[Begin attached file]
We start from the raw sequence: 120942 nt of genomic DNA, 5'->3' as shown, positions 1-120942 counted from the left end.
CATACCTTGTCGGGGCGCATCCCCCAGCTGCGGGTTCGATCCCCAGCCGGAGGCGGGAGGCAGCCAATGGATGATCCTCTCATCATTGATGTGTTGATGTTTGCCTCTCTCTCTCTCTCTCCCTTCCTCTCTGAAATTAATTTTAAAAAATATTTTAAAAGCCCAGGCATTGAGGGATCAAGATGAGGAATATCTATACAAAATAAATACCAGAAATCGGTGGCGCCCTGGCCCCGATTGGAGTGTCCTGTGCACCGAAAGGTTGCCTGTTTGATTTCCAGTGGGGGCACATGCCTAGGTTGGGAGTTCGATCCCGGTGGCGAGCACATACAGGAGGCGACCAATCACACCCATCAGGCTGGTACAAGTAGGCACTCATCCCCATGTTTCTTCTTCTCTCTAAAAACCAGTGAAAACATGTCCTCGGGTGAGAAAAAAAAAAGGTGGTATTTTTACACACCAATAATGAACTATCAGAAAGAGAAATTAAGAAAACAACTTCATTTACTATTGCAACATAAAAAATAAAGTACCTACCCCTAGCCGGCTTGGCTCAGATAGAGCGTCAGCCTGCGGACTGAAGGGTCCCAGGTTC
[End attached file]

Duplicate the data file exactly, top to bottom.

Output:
We start from the raw sequence: 120942 nt of genomic DNA, 5'->3' as shown, positions 1-120942 counted from the left end.
CATACCTTGTCGGGGCGCATCCCCCAGCTGCGGGTTCGATCCCCAGCCGGAGGCGGGAGGCAGCCAATGGATGATCCTCTCATCATTGATGTGTTGATGTTTGCCTCTCTCTCTCTCTCTCCCTTCCTCTCTGAAATTAATTTTAAAAAATATTTTAAAAGCCCAGGCATTGAGGGATCAAGATGAGGAATATCTATACAAAATAAATACCAGAAATCGGTGGCGCCCTGGCCCCGATTGGAGTGTCCTGTGCACCGAAAGGTTGCCTGTTTGATTTCCAGTGGGGGCACATGCCTAGGTTGGGAGTTCGATCCCGGTGGCGAGCACATACAGGAGGCGACCAATCACACCCATCAGGCTGGTACAAGTAGGCACTCATCCCCATGTTTCTTCTTCTCTCTAAAAACCAGTGAAAACATGTCCTCGGGTGAGAAAAAAAAAAGGTGGTATTTTTACACACCAATAATGAACTATCAGAAAGAGAAATTAAGAAAACAACTTCATTTACTATTGCAACATAAAAAATAAAGTACCTACCCCTAGCCGGCTTGGCTCAGATAGAGCGTCAGCCTGCGGACTGAAGGGTCCCAGGTTC